Children’s Group Leader Tackles Drug Menace In Kashmir
Fourteen-year-old Sanya is a firebrand and a fiercely outspoken child leader charting new territories even where the adults have had limited success. Her sense of duty and determination to bring change is inspiring. When children in a neighbourhood in Kashmir were scared of going to the government school because of opium cultivation outside the school premises, Sanya took it upon herself to right the wrong and ensure children’s rights were not violated.
The open land outside a government school in Srinagar was being used for growing opium, exposing the children to the risk of drug trafficking and addiction. Sanya reached out to the community to tackle this menace and roped in socio-religious leaders to raise awareness against drugs and substance abuse.
“We got together and burnt down the entire opium crop and cleared the ground in front of our school. We also conducted sensitisation sessions at the community level and door to door home visits to emphasize the negative impact of drugs on society and families,” said Sanya. Today, the land is being used as a community playground for children.
What gave her the courage to take on this fight against drugs? “I owe a lot to Bal Raksha Bharat. During our sessions with them, I learned about child rights. While growing up, I was not aware that I have the right to speak and raise concerns about myself and other children. It is only because of the orientation and through the Children’s Group that I got the courage to speak up for our rights and dared to fight against the violations,” she said.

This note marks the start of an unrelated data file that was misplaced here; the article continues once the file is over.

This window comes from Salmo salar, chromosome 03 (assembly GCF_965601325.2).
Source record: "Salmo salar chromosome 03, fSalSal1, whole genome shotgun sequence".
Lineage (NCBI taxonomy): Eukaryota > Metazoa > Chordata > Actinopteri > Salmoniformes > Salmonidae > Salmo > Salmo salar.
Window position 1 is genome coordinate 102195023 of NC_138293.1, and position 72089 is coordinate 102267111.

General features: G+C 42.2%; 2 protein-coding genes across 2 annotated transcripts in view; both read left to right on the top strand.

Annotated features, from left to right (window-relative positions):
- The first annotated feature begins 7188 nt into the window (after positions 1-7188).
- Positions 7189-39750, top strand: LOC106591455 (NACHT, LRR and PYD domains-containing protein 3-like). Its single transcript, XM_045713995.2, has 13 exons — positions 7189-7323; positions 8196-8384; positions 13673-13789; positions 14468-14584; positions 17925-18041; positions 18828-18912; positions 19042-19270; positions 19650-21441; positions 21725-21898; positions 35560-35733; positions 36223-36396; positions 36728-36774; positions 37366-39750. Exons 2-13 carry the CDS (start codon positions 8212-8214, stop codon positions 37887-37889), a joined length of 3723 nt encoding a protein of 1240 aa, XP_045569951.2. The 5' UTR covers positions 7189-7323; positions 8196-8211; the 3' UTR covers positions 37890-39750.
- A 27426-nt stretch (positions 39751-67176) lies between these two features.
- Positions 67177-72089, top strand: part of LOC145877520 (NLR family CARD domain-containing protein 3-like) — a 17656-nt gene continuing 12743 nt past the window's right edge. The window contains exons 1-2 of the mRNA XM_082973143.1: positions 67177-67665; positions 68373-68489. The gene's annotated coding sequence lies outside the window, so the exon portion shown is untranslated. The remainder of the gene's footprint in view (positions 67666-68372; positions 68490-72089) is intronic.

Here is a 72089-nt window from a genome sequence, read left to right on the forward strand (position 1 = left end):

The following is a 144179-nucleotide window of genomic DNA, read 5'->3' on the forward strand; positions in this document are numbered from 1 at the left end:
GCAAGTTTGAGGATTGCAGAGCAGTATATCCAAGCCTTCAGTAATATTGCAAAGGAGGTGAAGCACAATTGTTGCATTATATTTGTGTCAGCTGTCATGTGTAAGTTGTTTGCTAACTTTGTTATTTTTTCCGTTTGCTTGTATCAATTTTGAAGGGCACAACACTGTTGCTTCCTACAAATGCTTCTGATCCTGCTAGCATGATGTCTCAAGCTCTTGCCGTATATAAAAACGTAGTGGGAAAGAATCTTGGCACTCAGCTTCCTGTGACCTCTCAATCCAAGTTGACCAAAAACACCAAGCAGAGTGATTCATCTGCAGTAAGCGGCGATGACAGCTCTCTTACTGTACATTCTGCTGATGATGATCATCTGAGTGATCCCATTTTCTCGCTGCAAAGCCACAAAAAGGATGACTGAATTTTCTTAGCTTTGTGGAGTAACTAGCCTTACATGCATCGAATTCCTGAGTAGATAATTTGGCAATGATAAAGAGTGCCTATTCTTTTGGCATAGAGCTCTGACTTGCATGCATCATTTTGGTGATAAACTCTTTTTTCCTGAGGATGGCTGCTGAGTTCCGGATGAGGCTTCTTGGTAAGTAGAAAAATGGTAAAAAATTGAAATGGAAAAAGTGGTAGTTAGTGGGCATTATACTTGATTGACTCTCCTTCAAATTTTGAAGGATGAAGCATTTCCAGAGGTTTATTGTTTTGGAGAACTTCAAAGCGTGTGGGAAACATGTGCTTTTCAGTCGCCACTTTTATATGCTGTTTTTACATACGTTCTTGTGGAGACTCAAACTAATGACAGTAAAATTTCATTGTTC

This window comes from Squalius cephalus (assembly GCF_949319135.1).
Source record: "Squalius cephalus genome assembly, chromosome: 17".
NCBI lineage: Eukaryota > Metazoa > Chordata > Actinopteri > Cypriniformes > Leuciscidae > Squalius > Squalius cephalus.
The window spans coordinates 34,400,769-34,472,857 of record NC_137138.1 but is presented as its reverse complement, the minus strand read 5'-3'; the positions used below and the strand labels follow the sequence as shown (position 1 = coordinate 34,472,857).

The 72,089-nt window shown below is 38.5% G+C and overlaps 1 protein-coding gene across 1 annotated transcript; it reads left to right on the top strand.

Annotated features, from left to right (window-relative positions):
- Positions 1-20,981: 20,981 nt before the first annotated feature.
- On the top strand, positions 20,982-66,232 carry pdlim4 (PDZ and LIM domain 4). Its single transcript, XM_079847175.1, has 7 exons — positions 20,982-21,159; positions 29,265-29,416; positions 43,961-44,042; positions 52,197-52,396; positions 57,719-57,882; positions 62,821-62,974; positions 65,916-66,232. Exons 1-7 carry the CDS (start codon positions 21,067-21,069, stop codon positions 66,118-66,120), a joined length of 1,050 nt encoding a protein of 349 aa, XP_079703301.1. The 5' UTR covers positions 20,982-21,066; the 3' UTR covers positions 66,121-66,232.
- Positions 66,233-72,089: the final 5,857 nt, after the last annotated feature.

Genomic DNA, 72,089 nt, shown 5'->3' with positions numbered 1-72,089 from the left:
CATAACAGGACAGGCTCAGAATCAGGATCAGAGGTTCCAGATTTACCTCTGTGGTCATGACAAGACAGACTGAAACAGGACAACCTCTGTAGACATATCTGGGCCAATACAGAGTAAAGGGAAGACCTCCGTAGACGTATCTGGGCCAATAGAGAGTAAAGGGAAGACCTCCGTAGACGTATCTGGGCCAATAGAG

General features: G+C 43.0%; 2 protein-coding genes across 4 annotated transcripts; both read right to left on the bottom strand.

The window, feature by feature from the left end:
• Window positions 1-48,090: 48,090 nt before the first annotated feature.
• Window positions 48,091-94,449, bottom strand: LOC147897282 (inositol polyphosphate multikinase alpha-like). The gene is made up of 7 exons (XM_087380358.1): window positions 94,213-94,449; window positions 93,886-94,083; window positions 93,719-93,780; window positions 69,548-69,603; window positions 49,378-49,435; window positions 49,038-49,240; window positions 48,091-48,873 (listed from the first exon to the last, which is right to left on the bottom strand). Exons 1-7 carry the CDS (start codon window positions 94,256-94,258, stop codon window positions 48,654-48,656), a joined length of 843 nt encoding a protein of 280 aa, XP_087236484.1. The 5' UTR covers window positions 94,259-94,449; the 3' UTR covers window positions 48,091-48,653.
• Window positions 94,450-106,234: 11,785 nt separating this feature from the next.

But her work didn’t stop there. Sanya focussed her attention on sensitising children about what she learned in the Children’s Group meetings. “Along with some of my friends, I went to the homes of children who have dropped out of school and urged their parents to enrol them back to school. We went door to door to assess the number of child labour cases in the area. During the pandemic, we also raised awareness on COVID safety protocols and behaviour,” she said.
Sanya has honed her leadership skills and has the confidence to identify, speak and raise her voice against issues that negatively impact children. “Why should I be afraid? As the president of the Children’s Group, I was delighted to lead their voices.”
What’s next for her? “I want to pursue a degree in Law and become a Judge,” pat came her reply.
*Name changed to protect the identity of the child